The Employee Retirement Income Security Act of 1974 (ERISA) preempts state laws that relate to employee benefit plans and allows only equitable relief for those who are injured by decisions of ERISA plan administrators. Even though the interpretation of ERISA's preemptive power has changed since 1974, ERISA still poses a significant challenge to plaintiffs in actions for damages against plan administrators. This Comment suggests that another federal law, the Racketeer Influenced and Corrupt Organizations Act (RICO), which is explicitly not preempted by ERISA, may provide relief. The challenges that a plaintiff bringing an action against plan administrators may face include proving the "pattern" element of the RICO violation and overcoming the requirement that a civil plaintiff be "injured in his business or property." This Comment posits that in a case where the plaintiff proves that the denial of rightful benefits is an administrator's regular way of doing business, the "pattern" element may be met. It also argues that the damage caused by a fraudulent denial of benefits under an ERISA plan may well be an injury to the business or property of the participant and concludes that the civil cause of action under RICO may be a mechanism for litigants to use in obtaining a remedy when ERISA's remedies are insufficient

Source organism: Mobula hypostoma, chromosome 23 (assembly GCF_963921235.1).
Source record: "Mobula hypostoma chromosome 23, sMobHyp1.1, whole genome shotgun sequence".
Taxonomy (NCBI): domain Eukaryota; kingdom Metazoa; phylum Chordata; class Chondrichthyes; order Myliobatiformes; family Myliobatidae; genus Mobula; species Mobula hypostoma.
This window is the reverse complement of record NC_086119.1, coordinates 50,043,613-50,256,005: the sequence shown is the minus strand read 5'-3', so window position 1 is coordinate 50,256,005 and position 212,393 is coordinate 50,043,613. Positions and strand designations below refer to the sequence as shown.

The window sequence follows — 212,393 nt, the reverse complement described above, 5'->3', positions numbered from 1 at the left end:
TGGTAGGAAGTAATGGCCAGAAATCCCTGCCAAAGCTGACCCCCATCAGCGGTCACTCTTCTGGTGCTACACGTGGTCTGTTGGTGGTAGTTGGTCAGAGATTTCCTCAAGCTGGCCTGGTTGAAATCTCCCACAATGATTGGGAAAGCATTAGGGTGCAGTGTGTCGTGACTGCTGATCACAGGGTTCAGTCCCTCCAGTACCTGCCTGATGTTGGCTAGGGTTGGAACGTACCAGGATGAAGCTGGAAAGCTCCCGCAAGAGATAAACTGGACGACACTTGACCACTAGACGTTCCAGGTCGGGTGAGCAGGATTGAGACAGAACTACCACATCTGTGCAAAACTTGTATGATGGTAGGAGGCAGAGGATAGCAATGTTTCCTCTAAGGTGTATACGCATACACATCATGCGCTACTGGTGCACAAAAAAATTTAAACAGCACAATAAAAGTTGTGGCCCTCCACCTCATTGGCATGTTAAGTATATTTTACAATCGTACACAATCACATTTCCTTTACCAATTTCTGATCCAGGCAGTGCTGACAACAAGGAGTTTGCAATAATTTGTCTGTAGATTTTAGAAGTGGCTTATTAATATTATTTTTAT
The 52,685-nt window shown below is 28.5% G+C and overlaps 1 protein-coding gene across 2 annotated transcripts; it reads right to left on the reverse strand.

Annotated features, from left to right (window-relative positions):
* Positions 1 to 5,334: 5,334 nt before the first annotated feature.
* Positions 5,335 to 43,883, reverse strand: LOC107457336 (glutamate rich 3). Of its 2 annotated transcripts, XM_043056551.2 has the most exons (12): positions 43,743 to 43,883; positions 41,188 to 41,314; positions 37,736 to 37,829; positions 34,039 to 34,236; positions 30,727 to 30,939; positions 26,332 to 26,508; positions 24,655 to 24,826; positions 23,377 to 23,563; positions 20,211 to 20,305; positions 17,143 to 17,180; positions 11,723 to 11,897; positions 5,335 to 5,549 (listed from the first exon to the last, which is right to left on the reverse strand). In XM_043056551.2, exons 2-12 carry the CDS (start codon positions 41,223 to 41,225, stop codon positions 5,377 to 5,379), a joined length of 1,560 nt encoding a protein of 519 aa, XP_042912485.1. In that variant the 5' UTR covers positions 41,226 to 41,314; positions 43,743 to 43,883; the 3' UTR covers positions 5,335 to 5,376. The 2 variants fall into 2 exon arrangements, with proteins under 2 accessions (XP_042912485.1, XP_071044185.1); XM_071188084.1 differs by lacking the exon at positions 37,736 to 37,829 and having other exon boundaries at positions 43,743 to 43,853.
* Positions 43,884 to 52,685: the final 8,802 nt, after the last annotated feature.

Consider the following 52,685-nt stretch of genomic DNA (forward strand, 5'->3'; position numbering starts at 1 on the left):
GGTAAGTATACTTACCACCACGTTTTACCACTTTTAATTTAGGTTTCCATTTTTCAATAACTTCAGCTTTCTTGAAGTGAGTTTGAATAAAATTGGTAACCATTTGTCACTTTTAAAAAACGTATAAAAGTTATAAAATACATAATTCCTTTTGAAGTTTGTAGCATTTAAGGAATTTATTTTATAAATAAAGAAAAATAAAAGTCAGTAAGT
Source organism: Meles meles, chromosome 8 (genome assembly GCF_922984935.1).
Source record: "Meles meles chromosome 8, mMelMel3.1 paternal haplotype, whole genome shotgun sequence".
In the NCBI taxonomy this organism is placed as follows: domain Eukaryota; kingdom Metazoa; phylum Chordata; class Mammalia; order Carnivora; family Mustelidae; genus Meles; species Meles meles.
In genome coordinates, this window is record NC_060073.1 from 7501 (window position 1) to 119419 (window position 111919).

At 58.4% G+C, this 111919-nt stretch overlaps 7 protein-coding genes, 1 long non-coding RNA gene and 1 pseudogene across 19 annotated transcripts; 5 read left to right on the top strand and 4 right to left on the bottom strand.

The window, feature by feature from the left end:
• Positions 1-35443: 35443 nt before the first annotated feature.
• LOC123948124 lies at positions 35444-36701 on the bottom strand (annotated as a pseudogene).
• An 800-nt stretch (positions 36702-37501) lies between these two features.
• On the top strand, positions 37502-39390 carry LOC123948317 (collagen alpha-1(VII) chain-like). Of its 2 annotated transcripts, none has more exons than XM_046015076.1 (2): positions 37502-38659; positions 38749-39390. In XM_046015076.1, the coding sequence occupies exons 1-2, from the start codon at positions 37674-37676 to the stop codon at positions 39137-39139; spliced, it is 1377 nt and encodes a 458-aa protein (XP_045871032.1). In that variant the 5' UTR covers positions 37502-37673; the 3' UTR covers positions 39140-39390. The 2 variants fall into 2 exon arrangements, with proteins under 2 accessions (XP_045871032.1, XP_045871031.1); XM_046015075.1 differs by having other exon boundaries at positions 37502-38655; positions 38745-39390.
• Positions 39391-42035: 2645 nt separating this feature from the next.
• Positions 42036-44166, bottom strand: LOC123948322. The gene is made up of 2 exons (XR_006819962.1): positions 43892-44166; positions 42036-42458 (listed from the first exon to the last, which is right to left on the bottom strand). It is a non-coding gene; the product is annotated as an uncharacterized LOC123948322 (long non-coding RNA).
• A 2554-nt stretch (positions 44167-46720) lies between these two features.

Alan R. Ross,
Notes and Comments,
RICO Rights for ERISA Wrongs: Can Plaintiffs Find Relief Despite ERISA Preemption of State-Law Claims?,
75 Wash. L. Rev.
Available at: https://digitalcommons.law.uw.edu/wlr/vol75/iss1/10